“It’s a kick I’ve kicked 1,000 times in my career,” Cundiff said. “I just went out there and didn’t convert. . . . There’s really no excuse for it.”
Patriots quarterback Tom Brady failed to put on his typical display of passing wizardry. But he and the Patriots made the big plays when it mattered, surviving when a potential game-winning touchdown catch was knocked from the hands of wide receiver Lee Evans before Cundiff’s miss.
The Patriots secured their fifth Super Bowl appearance with Brady at quarterback and Bill Belichick as coach. They’ll seek their fourth Super Bowl title with that pair leading the team when they play the New York Giants in two weeks in Indianapolis.
“Anything that’s associated with winning, I’m proud of,” Belichick said. “There’s no quarterback I’d rather have than Tom Brady. He’s the best. . . . It’s nice to be able to win with him and the rest of our team.”
Brady threw two interceptions and didn’t have a touchdown pass. But he put the Patriots ahead in the fourth quarter with a touchdown on a one-yard quarterback sneak, and they held on from there.
“It’s incredible,” Brady said. “You watch this game. I was a kid growing up — I was a 49er fan, so I got to watch a lot of Super Bowls. You pinch yourself to get this opportunity.”
Tailback BenJarvus Green-Ellis had a second-quarter touchdown run for the Patriots, and place kicker Stephen Gostkowski provided three field goals.
Quarterback Joe Flacco had a pair of touchdown passes for the Ravens, one to tight end Dennis Pitta in the second quarter and one to wide receiver Torrey Smith in the third quarter. The Ravens led, 20-16, early in the fourth quarter, but they allowed Brady’s touchdown, and their three drives after that produced an interception, a fourth-down incompletion at the New England 33-yard line and Cundiff’s missed kick.
The fourth-and-six misfire by Flacco with 2 minutes 46 seconds remaining came after Coach John Harbaugh decided against having Cundiff attempt a field goal of about 51 yards that would have tied the score. The Ravens got the ball back, and Flacco’s second-down pass to Evans in the end zone nearly produced a touchdown with 22 seconds left. But New England safety Sterling Moore knocked the ball from Evans’s hands.
“I threw my hands up and started running that way,” said Flacco, who connected on 22 of 36 throws for 306 yards. “And then I saw the referee give the incomplete sign pretty quick. . . . When we put ourselves down there, we have to put it on us to get a touchdown there. We’ve got to put the game to an end.”
Harbaugh said he thought Evans’s near-catch merited at least a stoppage of play for an instant replay to review to determine whether Evans had possession of the ball long enough to be awarded a touchdown. The Ravens could not challenge the play because it occurred in the final two minutes.
“I was surprised they didn’t look at it,” Harbaugh said.
An NFL spokesman said in a written statement on the league’s Web site that the replay assistant in the booth had confirmed the incomplete call without play needing to be stopped.
But Harbaugh said the game wasn’t taken from the Ravens unfairly.
“That’s the way football goes . . .” he said. “If we had played a little better, made another play or two, we’d have won the football game.”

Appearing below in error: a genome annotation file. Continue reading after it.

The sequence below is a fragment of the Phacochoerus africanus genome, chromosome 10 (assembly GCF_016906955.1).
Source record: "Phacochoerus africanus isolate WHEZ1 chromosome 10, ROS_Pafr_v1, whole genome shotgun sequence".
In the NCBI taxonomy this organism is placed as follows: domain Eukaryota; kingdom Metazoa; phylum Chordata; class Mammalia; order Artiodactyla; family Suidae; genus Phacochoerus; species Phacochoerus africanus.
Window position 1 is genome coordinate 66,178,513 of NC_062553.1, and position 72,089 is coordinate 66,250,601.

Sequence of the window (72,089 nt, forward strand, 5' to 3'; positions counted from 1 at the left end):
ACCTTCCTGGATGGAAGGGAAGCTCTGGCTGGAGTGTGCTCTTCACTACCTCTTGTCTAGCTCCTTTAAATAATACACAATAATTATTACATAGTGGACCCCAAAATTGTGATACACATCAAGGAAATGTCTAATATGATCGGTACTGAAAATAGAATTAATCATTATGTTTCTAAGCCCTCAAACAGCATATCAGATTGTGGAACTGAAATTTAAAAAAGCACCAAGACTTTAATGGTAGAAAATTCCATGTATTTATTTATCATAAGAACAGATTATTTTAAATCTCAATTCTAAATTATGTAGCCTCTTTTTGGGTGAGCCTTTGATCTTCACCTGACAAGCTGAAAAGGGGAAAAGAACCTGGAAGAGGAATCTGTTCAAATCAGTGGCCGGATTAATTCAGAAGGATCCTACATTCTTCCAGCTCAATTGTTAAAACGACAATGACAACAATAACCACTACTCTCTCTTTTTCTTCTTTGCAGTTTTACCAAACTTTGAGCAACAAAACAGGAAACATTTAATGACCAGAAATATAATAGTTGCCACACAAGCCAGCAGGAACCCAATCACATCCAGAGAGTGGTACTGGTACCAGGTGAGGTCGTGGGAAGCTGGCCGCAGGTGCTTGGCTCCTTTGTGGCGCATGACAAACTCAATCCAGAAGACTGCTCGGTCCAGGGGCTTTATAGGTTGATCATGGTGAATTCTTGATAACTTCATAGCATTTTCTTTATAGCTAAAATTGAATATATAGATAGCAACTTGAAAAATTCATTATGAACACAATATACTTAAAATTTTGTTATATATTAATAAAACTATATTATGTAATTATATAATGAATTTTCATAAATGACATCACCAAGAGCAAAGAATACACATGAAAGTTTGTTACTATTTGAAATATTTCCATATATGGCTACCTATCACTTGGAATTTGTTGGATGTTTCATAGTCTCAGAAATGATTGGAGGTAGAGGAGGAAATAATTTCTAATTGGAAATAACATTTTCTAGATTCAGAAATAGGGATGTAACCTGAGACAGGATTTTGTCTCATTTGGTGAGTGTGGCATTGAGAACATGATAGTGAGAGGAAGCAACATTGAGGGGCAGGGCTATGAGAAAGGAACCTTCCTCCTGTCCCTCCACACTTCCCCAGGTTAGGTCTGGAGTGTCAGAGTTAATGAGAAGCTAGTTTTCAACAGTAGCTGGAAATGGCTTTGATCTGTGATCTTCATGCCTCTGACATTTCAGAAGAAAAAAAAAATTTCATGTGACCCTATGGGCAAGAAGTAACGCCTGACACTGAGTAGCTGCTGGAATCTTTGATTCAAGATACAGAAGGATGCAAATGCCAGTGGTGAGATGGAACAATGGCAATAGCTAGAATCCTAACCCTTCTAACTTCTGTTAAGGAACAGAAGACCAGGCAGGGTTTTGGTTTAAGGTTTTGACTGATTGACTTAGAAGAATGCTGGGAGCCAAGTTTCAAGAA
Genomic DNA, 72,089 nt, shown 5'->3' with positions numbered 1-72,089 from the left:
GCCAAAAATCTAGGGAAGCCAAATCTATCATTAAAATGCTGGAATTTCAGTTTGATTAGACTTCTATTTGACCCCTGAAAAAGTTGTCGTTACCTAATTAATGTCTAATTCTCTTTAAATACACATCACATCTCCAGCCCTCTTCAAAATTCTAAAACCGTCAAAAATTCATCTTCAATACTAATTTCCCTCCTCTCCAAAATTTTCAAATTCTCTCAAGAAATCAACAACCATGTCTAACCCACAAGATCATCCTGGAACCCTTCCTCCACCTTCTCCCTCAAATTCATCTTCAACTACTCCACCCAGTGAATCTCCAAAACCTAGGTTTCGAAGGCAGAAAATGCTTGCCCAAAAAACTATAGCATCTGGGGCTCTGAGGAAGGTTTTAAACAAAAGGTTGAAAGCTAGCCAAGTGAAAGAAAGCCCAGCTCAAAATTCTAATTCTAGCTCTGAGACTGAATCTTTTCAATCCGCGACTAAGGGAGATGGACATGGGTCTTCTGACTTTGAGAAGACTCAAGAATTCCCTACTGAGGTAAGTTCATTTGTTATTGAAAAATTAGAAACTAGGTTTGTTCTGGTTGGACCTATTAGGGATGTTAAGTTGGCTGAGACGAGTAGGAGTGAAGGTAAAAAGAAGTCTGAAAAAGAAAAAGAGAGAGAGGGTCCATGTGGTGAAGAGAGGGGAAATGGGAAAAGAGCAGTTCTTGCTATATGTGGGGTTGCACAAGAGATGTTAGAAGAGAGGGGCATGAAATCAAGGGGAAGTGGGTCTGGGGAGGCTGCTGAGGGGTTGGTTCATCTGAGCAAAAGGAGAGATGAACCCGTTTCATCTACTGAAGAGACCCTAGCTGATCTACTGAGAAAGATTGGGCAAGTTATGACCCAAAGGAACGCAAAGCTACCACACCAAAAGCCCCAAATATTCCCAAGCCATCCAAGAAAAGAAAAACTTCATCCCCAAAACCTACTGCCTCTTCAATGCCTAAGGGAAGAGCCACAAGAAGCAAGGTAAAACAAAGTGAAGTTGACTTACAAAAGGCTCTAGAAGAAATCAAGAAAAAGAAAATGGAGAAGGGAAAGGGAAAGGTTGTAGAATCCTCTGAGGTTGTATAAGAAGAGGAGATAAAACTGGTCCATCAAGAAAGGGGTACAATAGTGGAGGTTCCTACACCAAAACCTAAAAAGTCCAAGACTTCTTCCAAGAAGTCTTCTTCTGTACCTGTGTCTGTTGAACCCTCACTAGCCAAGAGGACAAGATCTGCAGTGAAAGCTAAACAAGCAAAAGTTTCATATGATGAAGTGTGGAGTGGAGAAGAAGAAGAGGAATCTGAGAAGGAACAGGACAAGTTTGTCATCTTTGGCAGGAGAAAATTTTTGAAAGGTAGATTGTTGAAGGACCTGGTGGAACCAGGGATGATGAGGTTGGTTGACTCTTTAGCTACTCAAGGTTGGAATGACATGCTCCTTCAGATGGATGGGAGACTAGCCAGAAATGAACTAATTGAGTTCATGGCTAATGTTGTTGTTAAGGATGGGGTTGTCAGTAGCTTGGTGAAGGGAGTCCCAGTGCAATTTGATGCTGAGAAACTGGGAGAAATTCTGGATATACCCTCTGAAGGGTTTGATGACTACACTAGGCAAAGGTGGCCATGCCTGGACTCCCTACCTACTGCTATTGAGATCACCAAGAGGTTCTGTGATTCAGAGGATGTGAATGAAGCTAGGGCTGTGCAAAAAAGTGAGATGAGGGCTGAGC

After a third-down incompletion, Cundiff yanked his field goal try wide left.
“It was two teams that didn’t want to budge,” Patriots defensive tackle Vince Wilfork said. “You saw a great, great effort.”
New England was trying to get to the Super Bowl with the same sort of offense-first formula that failed the Green Bay Packers and New Orleans Saints in recent weeks. The Patriots ranked 31st in the league in total defense during the regular season, but played better defense in a lopsided triumph over the Denver Broncos in a conference semifinal.
Flacco and the Ravens were coming off a tumultuous week in which veteran safety Ed Reed reignited the familiar debate about Flacco’s value as a quarterback. Reed said in a radio interview early in the week that Flacco looked rattled in last Sunday’s victory over the Houston Texans. Other Ravens players pointed during the week to Flacco’s winning ways, but the Ravens needed a better offensive performance Sunday to keep pace with Brady and the Patriots.
The Ravens struggled early on offense and trailed, 3-0, before a 42-yard completion from Flacco to Smith late in the first quarter. Harbaugh opted against a fourth-and-one gamble at the New England 3-yard line in the early moments of the second quarter and a field goal by Cundiff tied the game.
Both offenses then revved up. Green-Ellis ran for a seven-yard touchdown but the Ravens answered with Flacco’s six-yard touchdown pass to Pitta. The Patriots recaptured the lead with a 35-yard Gostkowski field goal. Gostkowski’s 24-yarder in the third quarter made it a 16-10 game.
The Ravens had a swift reply. On a third-down play, Flacco sent a short pass to his right to Smith, who eluded Moore and outraced cornerback Devin McCourty along the sideline before diving across the goal line for a 29-yard touchdown.
“Joe showed that he is a top-five quarterback in this league,” Ravens tailback Ray Rice said. “Joe drove us today.”
New England’s Danny Woodhead lost a fumble on the ensuing kickoff return, but the Ravens could convert that only into a 39-yard field goal by Cundiff.
Brady got the Patriots back into the lead with 111
2 minutes to play, leaping over the pile at the line of scrimmage and holding the ball across the goal line on a fourth-down quarterback sneak. That came after Brady’s apparent touchdown on second down was reversed by a replay review, which showed that he had been stopped just shy of the end zone, and Green-Ellis was stopped on a third-down leap.
Flacco and Brady traded interceptions before the Ravens drove to Flacco’s fourth-down incompletion.